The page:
Tag Archives: Fall 2019 Owl Banding

Owl update: fall 2019 season summary

Now that I’ve arrived in my natal homeland of California after four days of driving, I can share the season summary. It is very odd to write this blog post outside of my usual spot at the St. Ignace Burger King.

The last night of banding occurred on November 7th, and contrary to the forecasted snow flurries, the sky remained clear and pristine. Three birds came to visit prior to the midnight hour, then activity abruptly petered out, leaving me to contemplate the cold night into the pre-dawn hours. However, at the final net check, I noticed a wonderful little feather-blob suspended in the net. It was strangely satisfying to receive a proper send off from this owl before closing up the nets for good.

Her expression reminds me of a kid trapped at an obnoxious family reunion and wants to go home.

Below are the fall 2019 season totals:

Northern saw-whet owls: 289 (273 newly banded, 1 recapture, 15 foreign retraps)
Barred owls: 4 (new)
Long-eared owls: 2 (new)
Eastern whip-poor-will: 1 (new)

Honorable mentions (critters extracted from the net and released): American woodcock, snowshoe hare, American toad, hermit thrush, myself

Since standardized fall banding began on Pt. laBarbe in 2014, the fall 2019 totals are ranked as above average. Here is a table of previous fall totals:


The adult to juvenile ratio was about 1:1, and similar ratios have been reported at other banding stations in our area. This means it was likely a so-so year for breeding success for saw-whet owl populations who utilized this migratory path down through the Straits. On average, breeding pairs successfully fledged 2 young; or, it could be there were some populations that experienced higher nest failures. At any rate, it made me happy to see a higher proportion of young birds as there were very few last fall.

I will shift gear and talk about some of our 15 foreign retrap birds. These birds are gold stars to saw-whet owl conservation because they link the knowledge and effort of all banding stations. 4 were confirmed to have been banded at Whitefish Point Bird Observatory. Of the Whitefish birds, one was confirmed to be about 6.5 years old, and the other is 5+ years old. Considering saw-whets tend to live about 7 or 8 years in the wild (as far as we know!), these two old ladies have done well.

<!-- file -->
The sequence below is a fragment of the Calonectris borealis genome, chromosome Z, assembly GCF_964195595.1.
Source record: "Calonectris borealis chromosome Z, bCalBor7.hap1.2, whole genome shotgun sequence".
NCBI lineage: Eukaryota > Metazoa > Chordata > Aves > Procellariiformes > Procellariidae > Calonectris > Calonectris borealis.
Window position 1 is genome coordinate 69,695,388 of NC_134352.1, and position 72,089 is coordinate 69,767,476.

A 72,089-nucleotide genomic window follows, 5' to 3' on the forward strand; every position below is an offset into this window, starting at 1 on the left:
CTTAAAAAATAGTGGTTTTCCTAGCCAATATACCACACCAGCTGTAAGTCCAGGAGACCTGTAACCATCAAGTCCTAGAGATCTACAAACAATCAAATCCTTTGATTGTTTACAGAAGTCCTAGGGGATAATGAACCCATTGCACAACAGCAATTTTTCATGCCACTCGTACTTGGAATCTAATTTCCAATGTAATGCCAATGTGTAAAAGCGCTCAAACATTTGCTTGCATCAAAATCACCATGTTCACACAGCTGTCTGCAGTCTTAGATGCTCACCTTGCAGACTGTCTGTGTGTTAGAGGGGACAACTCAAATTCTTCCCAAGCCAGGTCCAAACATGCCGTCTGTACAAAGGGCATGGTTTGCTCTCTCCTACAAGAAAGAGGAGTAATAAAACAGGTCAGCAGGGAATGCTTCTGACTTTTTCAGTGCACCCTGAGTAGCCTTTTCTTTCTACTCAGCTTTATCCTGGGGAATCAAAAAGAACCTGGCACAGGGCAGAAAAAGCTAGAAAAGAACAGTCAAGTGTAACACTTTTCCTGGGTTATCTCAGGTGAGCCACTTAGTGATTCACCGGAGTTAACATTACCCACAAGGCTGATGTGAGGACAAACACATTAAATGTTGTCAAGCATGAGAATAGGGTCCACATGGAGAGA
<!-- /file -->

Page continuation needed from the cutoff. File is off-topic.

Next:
One was banded in Tofte, Minnesota. She is about 5 years old. Another was banded last fall as a juvenile near Hudson, Wisconsin. We’re still waiting to hear back from the other foreign retrap birds. We think most of them were banded this year at Whitefish but haven’t been entered into the Bird Banding Lab database yet.

We received news that a bird we banded at Pt. laBarbe on October 18th was trapped again in Wisconsin on November 2nd. Where in Wisconsin is a mystery for now, but the bird, after we banded her, likely kept traveling west along the northern shoreline of Lake Michigan.

Interestingly, there were 19 instances of birds we banded coming into the net again days (or, in one case, two weeks) later throughout the season. This is unusual and suggests the owls weren’t highly motivated to migrate out of the area.

Underwater morning, October 14

I immensely enjoyed learning from the many human and avian visitors, and my skills as an owl biologist have grown markedly thanks to the various challenges that running a banding station has to offer.

Tonight I will help out with saw-whet owl banding on the Big Chico Creek Ecological Reserve, one of the few long-term owl banding sites here in the west. My goal is to establish my own owl research station in the Sierra Nevadas, where owl migration and dispersal is poorly understood. If I’m lucky and the owl gods are good, I may realize this goal as soon as fall 2020, so we shall see!

I hope you appreciated the ramblings of this owl hermit, because I certainly enjoyed sharing all that I saw and heard on Pt. laBarbe this fall!

Until next time,

Happy Owling.


Owl update: sunrise (Nov 2-6)

Sunrise on the last full night of operation (Nov 6)

This morning, the sun rose on the last full night of operation. I will see about opening the set tonight, however more than likely snow flurries will shut the station down early. Tomorrow, Ed and I will disassemble the station, thus drawing the 2019 fall owl banding season on Pt. laBarbe to a close.